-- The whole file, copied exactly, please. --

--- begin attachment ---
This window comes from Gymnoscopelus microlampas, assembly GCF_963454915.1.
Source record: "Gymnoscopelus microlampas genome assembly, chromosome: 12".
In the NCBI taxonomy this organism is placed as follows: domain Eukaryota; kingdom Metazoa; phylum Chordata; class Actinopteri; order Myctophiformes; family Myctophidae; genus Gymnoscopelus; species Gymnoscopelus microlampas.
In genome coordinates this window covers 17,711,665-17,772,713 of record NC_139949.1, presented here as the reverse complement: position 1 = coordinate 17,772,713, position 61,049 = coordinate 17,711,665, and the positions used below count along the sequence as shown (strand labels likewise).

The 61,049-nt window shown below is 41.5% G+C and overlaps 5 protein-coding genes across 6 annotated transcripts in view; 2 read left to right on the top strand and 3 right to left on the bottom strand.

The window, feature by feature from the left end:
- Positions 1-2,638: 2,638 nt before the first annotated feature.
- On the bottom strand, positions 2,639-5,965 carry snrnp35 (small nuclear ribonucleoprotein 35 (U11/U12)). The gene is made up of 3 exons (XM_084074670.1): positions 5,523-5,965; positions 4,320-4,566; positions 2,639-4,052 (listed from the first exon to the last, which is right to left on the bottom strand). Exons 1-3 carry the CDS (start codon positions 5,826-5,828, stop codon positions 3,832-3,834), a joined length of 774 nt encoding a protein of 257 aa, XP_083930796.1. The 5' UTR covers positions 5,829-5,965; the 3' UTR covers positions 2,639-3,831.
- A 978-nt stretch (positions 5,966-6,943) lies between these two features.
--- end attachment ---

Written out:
This window comes from Gymnoscopelus microlampas, assembly GCF_963454915.1.
Source record: "Gymnoscopelus microlampas genome assembly, chromosome: 12".
In the NCBI taxonomy this organism is placed as follows: domain Eukaryota; kingdom Metazoa; phylum Chordata; class Actinopteri; order Myctophiformes; family Myctophidae; genus Gymnoscopelus; species Gymnoscopelus microlampas.
In genome coordinates this window covers 17,711,665-17,772,713 of record NC_139949.1, presented here as the reverse complement: position 1 = coordinate 17,772,713, position 61,049 = coordinate 17,711,665, and the positions used below count along the sequence as shown (strand labels likewise).

The 61,049-nt window shown below is 41.5% G+C and overlaps 5 protein-coding genes across 6 annotated transcripts in view; 2 read left to right on the top strand and 3 right to left on the bottom strand.

The window, feature by feature from the left end:
- Positions 1-2,638: 2,638 nt before the first annotated feature.
- On the bottom strand, positions 2,639-5,965 carry snrnp35 (small nuclear ribonucleoprotein 35 (U11/U12)). The gene is made up of 3 exons (XM_084074670.1): positions 5,523-5,965; positions 4,320-4,566; positions 2,639-4,052 (listed from the first exon to the last, which is right to left on the bottom strand). Exons 1-3 carry the CDS (start codon positions 5,826-5,828, stop codon positions 3,832-3,834), a joined length of 774 nt encoding a protein of 257 aa, XP_083930796.1. The 5' UTR covers positions 5,829-5,965; the 3' UTR covers positions 2,639-3,831.
- A 978-nt stretch (positions 5,966-6,943) lies between these two features.